Friday, April 15, 2011

Plant profile: Pelargonium

"I have learned that the greater part of our misery or unhappiness is determined not by our circumstance but by our disposition."

This quote from none other than the USA's first ever First Lady, Martha Washington, is a valuable but somewhat finger-wagging reminder to keep your upper lip stiff, and look on the bright side, kids.

And if there's any plant that does not suffer from a dejected attitude or lack of spirit, it's the Pelargonium, or geranium as it's commonly known. Common being the operative word! They are not only freely available, inexpensive and easy to propagate, but they also have a Carmen Miranda-ish flamboyance that the early settlers of the US probably loved, giddy as they were with their new-found freedom (haha)!

When geraniums were introduced to the gardening public back in the 1600s, they included the species we now refer to as Pelargonium, or potted geranium, as well as the ones of the true Geranium genus. By the time Pelargonium was split off as its own genus, it was too late to try to change the name that had been in use, and the common name geranium stuck for both genera to this day. Oh well.

Latin name: Pelargonium ("pell-ar-GO-nee-um")

Common name: Geranium
Originally from: South Africa, mostly, though they occur in Australia, New Zealand, Madagascar,Yemen, Asia Minor and two very isolated islands in the south Atlantic ocean (St. Helena and Tristan da Cunha).
Blooms: The entire plant is covered in masses of bright orange multi-petalled flowers in spring.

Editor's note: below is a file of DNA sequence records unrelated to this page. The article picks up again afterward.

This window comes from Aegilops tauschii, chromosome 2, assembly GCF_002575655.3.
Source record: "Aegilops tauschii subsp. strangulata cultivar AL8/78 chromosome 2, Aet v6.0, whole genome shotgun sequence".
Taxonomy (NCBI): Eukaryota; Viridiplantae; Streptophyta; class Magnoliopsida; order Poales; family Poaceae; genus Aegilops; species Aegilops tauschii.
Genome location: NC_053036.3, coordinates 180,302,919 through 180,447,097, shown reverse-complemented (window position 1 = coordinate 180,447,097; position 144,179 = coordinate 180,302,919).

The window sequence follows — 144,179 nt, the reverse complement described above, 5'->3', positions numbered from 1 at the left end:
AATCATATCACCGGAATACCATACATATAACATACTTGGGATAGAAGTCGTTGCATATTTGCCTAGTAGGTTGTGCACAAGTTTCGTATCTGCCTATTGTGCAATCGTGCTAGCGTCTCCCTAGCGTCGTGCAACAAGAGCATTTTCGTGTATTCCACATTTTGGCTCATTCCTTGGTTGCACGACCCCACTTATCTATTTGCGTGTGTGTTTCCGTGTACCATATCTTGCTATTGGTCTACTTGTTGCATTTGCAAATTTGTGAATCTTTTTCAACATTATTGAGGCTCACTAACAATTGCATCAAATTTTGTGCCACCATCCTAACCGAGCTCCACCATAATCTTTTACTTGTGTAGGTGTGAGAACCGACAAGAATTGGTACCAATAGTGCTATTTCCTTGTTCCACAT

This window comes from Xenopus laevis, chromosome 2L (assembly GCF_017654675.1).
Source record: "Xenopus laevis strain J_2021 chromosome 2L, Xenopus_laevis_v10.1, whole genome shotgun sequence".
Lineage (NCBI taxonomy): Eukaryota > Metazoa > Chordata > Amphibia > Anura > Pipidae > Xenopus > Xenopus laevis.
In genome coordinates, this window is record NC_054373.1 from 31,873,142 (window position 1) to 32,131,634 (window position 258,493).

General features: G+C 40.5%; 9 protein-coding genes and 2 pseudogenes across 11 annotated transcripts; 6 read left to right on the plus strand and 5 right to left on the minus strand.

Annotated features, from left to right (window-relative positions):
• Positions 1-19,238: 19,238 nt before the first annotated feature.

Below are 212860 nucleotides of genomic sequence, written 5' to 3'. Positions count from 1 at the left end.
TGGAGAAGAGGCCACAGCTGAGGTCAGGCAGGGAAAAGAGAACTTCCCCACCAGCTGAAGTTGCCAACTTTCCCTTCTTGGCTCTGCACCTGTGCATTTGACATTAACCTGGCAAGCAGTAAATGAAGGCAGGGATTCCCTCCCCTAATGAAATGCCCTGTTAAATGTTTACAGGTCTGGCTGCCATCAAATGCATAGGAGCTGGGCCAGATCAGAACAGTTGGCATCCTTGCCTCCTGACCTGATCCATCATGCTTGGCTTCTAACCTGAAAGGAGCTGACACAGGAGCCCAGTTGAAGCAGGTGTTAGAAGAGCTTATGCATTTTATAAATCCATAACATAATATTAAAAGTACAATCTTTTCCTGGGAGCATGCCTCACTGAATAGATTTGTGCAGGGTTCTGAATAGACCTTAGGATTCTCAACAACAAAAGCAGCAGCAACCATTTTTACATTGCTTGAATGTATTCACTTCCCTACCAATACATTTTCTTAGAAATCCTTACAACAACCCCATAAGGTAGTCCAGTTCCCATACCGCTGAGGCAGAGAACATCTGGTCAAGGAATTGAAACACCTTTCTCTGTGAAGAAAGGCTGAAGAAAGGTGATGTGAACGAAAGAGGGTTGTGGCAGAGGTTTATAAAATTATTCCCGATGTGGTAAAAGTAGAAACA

Light: Full sun, part shade
Water: Rain is plenty. No summer water!
Where to find in P. Garden: We keep ours behind the wrong way sign - they love the heat.

A large genus of 250 species of South African herbs and shrubs, the first Pelargoniums known to be cultivated was Pelargonium triste, from South Africa. Likely brought to the botanical garden in Leiden, Netherlands before 1600 on ships which stopped at the Cape of Good Hope, in 1631, the English gardener John Tradescant the elder bought seeds from Rene Morin in Paris and introduced the plant to England.

In 1738 Johannes Burman introduced the name Pelargonium, from the Greek πελαργός, pelargós, stork, because part of the flower looks like a stork's beak. In fact, the common name for Pelargoniums is Crane's Bill to this day.

To bring this post full circle, when they arrived in the USA is anyone's guess, but one particularly showy type became popular in the early 1900s: The Lady or Martha Washington geraniums (Pelargonium x domesticum) Yes, they're gaudy colored, but as one might paraphrase Martha Washington: "Quit whining!"

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